Having seen a Desert Tortoise on our Bomb Run ride, I decided to look up some information
about them on Wikipedia.
That was only the 2nd Desert Tortoise I've seen in nearly 20 years
of riding in the Southern California deserts. He was dead center on the Bradshaw Trail, and
likely to have been run over by a 4 wheeler, so Don (1effiname) picked him up and removed
him off to the side of the road, in the direction that the tortoise looked like he was headed.
There are some photos of the tortoise previously on this thread, I think?
Here's what Wikipedia says about our tortoise friend and our actions:
The desert tortoise is a herbivore. Grasses form the bulk of its diet, but it also eats herbs, annual wildflowers, and new growth of cacti, as well as their fruit and flowers. Rocks and soil are also ingested, perhaps as a means of maintaining intestinal digestive bacteria as a source of supplementary calcium or other minerals. As with birds, stones may also function as gastroliths, enabling more efficient digestion of plant material in the stomach.
Much of the tortoise’s water intake comes from moisture in the grasses and wildflowers they consume in the spring. A large urinary bladder can store over forty percent of the tortoise's body weight in water, urea, uric acid and nitrogenous wastes. During very dry times they may give off waste as a white paste rather than a watery urine. During periods of adequate rainfall, they drink copiously from any pools they find, and eliminate solid urates. Adult tortoises can survive a year or more without access to water.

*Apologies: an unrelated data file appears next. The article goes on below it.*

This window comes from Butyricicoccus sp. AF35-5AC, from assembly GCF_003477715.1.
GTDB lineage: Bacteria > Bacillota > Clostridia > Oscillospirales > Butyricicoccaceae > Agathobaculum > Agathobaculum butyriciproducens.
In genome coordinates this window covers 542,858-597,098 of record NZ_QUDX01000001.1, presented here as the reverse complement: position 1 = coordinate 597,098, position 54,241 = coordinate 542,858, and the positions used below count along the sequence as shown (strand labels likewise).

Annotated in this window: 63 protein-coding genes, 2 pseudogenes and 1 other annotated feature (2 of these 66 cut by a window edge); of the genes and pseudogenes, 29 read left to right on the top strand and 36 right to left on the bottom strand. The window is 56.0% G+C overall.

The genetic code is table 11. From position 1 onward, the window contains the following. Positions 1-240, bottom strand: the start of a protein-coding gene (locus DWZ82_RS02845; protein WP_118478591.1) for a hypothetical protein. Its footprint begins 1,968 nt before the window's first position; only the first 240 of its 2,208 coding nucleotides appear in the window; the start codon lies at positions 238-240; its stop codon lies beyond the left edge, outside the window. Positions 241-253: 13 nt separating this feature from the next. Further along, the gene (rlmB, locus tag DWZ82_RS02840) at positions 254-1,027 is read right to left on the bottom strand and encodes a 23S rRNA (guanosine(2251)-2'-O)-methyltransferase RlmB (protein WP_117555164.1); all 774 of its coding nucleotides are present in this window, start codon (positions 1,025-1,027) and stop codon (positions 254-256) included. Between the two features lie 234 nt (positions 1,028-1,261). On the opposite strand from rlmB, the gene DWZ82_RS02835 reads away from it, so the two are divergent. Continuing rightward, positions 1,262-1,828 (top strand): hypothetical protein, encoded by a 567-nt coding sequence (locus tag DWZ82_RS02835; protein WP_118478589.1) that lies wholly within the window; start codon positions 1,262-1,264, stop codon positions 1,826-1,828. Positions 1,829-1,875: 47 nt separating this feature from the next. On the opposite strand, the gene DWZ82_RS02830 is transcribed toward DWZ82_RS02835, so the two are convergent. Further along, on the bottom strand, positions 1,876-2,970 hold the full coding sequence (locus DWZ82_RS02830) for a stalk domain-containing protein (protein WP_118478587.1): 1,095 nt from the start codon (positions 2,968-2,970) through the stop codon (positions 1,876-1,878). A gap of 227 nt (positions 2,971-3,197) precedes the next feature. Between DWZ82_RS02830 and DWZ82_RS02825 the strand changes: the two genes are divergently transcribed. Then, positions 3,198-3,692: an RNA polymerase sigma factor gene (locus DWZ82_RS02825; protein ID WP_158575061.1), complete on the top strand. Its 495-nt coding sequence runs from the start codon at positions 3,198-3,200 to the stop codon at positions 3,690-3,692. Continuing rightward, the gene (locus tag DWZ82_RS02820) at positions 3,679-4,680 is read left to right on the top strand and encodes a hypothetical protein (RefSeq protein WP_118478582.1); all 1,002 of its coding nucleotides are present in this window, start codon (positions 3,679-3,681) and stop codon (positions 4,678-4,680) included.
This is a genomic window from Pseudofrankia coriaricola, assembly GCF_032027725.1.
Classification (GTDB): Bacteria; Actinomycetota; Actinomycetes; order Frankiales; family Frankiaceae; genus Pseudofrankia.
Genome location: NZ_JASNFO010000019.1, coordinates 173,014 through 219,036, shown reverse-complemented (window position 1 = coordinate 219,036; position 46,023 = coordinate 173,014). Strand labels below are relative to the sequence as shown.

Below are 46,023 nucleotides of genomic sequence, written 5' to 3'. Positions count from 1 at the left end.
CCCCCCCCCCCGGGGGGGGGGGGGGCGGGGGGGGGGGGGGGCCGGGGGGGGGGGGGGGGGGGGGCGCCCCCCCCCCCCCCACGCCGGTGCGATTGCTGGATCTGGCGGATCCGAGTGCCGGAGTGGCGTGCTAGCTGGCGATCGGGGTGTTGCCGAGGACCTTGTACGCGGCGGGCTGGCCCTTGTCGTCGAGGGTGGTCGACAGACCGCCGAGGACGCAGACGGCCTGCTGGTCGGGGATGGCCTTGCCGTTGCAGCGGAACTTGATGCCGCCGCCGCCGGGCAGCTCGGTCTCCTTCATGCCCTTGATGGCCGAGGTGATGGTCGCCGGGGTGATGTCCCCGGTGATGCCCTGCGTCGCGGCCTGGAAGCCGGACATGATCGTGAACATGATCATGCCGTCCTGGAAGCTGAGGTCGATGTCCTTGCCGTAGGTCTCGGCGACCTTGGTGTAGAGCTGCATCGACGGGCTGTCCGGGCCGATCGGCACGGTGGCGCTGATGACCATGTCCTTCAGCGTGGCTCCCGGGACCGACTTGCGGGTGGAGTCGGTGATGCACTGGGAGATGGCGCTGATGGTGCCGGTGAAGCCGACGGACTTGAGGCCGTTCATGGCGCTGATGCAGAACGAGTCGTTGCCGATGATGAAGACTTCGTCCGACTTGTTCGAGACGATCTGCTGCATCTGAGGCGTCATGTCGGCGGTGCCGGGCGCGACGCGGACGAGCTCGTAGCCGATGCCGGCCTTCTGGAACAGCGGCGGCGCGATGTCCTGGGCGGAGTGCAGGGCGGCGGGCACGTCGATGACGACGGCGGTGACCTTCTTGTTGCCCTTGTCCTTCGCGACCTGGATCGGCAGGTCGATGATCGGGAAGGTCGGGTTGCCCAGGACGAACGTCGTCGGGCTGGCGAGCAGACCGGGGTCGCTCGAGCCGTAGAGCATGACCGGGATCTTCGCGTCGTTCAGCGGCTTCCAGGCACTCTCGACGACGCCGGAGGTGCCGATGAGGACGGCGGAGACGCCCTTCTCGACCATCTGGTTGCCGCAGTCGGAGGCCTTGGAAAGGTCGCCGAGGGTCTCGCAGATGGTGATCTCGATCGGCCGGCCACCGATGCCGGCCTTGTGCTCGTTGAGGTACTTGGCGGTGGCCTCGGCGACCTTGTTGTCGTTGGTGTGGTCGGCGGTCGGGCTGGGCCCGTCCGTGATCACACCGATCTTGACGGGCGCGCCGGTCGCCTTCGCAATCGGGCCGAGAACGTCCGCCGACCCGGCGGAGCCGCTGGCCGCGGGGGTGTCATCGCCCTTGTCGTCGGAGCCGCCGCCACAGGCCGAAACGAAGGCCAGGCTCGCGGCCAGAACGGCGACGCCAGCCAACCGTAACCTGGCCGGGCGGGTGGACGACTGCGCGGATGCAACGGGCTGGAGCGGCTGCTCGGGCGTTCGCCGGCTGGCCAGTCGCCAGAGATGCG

One defense mechanism the tortoise has when it is handled is to empty its bladder. This can leave the tortoise in a very vulnerable condition in dry areas, and they should never be alarmed, handled or picked up in the wild unless they are in imminent danger (like in a road). If they must be handled, and their bladder is emptied, then water should be provided in order to restore the fluid in their body.
So, it looks like the right thing was done by Don!
----> AMA Charter Life Member
----> Pacific International Trials Society (PITS)
----> Blue Ribbon Coalition
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